Side effects from transvaginal mesh have triggered lawsuits across the United States.
Women in these lawsuits have claimed that after receiving the mesh implant, they have suffered injuries that include bleeding, infection, organ perforation, inability to engage in sexual intercourse, pelvic pain or severe vaginal pain, vaginal scarring, fistulas, erosion of mesh through the vagina, recurrent incontinence or prolapse, need for correctional surgery, urinary tract infections and neuromuscular problems. Spouses of some of the plaintiff have even included loss of consortium in their claims.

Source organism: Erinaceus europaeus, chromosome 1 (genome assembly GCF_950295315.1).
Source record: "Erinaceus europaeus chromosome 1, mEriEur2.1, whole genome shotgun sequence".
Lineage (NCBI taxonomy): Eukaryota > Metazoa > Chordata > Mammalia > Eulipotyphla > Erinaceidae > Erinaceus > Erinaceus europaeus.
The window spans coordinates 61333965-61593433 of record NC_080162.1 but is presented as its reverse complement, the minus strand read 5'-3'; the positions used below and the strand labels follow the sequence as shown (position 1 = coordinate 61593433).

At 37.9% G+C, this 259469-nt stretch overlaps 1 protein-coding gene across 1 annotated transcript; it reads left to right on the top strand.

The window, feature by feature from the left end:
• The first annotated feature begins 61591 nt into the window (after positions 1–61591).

The mesh is usually made of synthetic polyproplyne and is used to support the urethra in cases of stress urinary incontinence (SUI) and to support bulging organs in cases of pelvic organ prolapse (POP). Transvaginal mesh was approved by the FDA in 1996 for stress urinary incontinence procedures and in 2002 for pelvic organ prolapse.